Premium subscriber growth increased by 16%, but revenue from premium subscription fees only increased by 10% as average revenue per user (ARPU) decreased by 6%. The company attributed the decline in ARPU to a difficult product mix and market mix, in addition to currency headwinds. Spotify also noted that price increases will offset these challenges. Still, one wonders if these price increases caused a negative reaction from users (hence the “challenging product-market combination”). This may explain the higher growth of ad-supported accounts compared to the growth of premium accounts.
An examination of Spotify’s ad revenue also reveals a less rosy picture. Although the company showed a recovery in his MAU from advertising, revenue growth from advertising slowed to 16% from 19% a year ago. Additionally, Spotify’s ad-supported gross margin for the third quarter was 8.3%. This suggests that Spotify is likely operating at a loss in its advertising segment, considering all the other operating expenses associated with its advertising business, such as research and development and marketing.
ratings are meaningless
I find the stock’s current valuation puzzling, given Spotify’s continued challenge to achieve noteworthy profit margins and the apparent slowdown in revenue growth. This is especially true following Spotify’s extended rally in recent months.
First, Spotify’s EPS for the current fiscal year is expected to be negative, mainly due to the large losses incurred in the first half of the year. But even with Wall Street’s future projections in mind, valuations are still significantly inflated.
More specifically, according to forecasts, Spotify is expected to report EPS of $1.26 in FY2024, which would imply a forward P/E of approximately 139x. Although we have an optimistic scenario of rapid revenue growth, we question the outlook given the continued slowdown in revenue, but I am not sure how reasonable this valuation multiple is. is having a hard time understanding.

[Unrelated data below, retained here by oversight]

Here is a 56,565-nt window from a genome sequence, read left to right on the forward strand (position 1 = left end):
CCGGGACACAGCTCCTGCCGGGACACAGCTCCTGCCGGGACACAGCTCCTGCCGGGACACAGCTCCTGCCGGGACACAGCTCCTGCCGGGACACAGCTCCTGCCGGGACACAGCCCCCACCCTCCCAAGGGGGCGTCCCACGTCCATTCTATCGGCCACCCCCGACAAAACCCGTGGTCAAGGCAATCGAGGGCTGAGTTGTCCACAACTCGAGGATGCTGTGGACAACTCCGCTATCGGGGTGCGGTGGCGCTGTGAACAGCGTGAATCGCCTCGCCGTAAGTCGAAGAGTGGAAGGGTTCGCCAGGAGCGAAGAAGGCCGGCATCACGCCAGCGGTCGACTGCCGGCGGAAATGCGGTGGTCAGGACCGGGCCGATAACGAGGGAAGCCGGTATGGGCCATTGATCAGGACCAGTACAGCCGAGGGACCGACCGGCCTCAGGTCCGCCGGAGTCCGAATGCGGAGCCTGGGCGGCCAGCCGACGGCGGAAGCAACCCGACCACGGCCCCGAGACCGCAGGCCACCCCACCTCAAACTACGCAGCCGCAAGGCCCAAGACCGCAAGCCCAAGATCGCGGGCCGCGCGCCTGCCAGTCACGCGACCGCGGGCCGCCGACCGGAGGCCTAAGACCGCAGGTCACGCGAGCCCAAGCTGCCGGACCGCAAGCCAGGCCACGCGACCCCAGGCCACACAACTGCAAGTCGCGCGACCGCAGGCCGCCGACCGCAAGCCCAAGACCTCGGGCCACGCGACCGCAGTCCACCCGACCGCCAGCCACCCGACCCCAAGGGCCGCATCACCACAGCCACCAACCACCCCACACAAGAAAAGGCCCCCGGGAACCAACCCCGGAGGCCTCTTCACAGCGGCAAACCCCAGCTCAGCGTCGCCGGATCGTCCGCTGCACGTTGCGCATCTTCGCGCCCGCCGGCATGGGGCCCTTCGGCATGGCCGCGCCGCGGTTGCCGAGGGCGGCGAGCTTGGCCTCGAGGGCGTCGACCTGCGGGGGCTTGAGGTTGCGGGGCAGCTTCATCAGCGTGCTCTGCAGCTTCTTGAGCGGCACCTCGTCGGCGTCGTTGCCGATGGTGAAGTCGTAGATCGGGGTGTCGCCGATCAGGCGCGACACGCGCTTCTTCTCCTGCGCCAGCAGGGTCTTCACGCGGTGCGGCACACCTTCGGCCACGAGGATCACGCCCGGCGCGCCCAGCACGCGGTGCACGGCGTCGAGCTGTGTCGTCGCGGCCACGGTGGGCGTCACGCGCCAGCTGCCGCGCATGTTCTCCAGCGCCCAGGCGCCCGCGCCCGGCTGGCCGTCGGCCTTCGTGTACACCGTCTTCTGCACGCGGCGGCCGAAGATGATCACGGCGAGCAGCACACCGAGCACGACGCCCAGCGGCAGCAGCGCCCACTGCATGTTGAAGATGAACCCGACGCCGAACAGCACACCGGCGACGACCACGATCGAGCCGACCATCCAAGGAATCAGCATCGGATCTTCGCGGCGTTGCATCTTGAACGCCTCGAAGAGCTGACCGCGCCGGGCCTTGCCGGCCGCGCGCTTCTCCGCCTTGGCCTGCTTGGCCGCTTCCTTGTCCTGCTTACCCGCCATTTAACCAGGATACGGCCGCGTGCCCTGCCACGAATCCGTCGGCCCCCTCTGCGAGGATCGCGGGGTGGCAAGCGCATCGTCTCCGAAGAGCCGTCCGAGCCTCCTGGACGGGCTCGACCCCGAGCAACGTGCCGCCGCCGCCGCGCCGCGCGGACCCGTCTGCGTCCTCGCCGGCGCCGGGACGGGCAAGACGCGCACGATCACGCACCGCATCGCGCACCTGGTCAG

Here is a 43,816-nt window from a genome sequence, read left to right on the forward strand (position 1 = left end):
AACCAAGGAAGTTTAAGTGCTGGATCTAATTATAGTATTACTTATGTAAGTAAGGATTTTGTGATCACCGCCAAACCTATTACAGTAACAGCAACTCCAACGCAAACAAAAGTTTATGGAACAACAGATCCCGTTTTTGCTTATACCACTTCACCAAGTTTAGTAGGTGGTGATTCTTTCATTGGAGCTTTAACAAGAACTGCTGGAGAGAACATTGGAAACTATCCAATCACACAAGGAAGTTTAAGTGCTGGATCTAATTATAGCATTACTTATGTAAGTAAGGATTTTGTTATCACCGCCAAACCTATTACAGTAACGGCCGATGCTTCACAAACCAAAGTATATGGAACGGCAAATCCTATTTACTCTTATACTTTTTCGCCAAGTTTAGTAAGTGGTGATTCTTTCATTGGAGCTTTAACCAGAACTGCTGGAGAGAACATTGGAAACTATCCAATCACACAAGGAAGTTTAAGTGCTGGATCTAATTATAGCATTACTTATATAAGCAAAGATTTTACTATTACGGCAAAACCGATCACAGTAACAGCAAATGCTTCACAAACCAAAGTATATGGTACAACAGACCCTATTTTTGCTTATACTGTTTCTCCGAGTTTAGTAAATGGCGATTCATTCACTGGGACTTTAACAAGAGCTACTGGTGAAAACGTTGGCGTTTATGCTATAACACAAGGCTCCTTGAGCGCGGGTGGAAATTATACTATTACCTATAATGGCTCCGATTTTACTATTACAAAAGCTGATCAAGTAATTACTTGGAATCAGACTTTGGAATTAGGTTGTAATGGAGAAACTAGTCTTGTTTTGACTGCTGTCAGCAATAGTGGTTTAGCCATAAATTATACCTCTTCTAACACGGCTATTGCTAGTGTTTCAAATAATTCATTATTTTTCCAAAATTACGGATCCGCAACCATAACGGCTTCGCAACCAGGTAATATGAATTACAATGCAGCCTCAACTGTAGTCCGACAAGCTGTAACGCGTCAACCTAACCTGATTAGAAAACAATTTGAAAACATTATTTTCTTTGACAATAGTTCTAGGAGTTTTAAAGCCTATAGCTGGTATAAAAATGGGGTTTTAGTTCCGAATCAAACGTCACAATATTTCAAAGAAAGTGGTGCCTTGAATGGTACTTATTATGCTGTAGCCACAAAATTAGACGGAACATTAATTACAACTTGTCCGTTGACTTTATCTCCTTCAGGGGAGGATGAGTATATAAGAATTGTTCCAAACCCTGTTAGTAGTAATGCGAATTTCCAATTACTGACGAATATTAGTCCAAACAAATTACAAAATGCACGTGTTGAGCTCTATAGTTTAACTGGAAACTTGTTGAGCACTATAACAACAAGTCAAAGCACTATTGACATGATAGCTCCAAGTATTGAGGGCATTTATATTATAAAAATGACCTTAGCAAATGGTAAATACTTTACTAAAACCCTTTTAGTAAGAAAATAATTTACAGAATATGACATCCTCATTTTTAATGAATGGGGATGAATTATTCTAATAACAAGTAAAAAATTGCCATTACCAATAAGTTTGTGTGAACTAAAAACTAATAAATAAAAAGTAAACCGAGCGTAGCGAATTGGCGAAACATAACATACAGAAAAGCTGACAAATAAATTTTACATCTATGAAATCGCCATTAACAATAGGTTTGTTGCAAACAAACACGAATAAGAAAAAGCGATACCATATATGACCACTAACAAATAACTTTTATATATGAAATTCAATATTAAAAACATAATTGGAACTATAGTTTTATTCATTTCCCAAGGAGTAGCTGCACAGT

Is Spot stock a buy, according to analysts?
As for Wall Street’s view on the stock, Spotify Technology maintains a “Moderate Buy” consensus rating based on 16 buys and 9 holds assigned over the past three months. Spotify’s average stock price forecast is $188.39, suggesting a 7% upside potential.
If you want to buy or sell a spot stock and you’re wondering which analysts to follow, the most profitable analyst covering this stock (over a 1-year period) is Evercore ISI’s Mark Mahaney, with an average The return is 32.79%. Rating and 67% success rate.
While Spotify’s stock price has skyrocketed, the market seems to be overlooking the important issue of sustainable profitability. The company faces challenges stemming from thin profit margins, high royalties and high operating costs, leading to doubts about the viability of its business model.
Additionally, despite the increase in MAUs, slowing revenue growth and questionable pricing strategy are leading to skepticism. At the same time, the current future value of the stock looks disproportionately high given that the hurdles to achieving large profits remain high. Given these concerns, I believe a cautious stance on the Spotify investment case is warranted. Therefore, I remain bearish on the stock.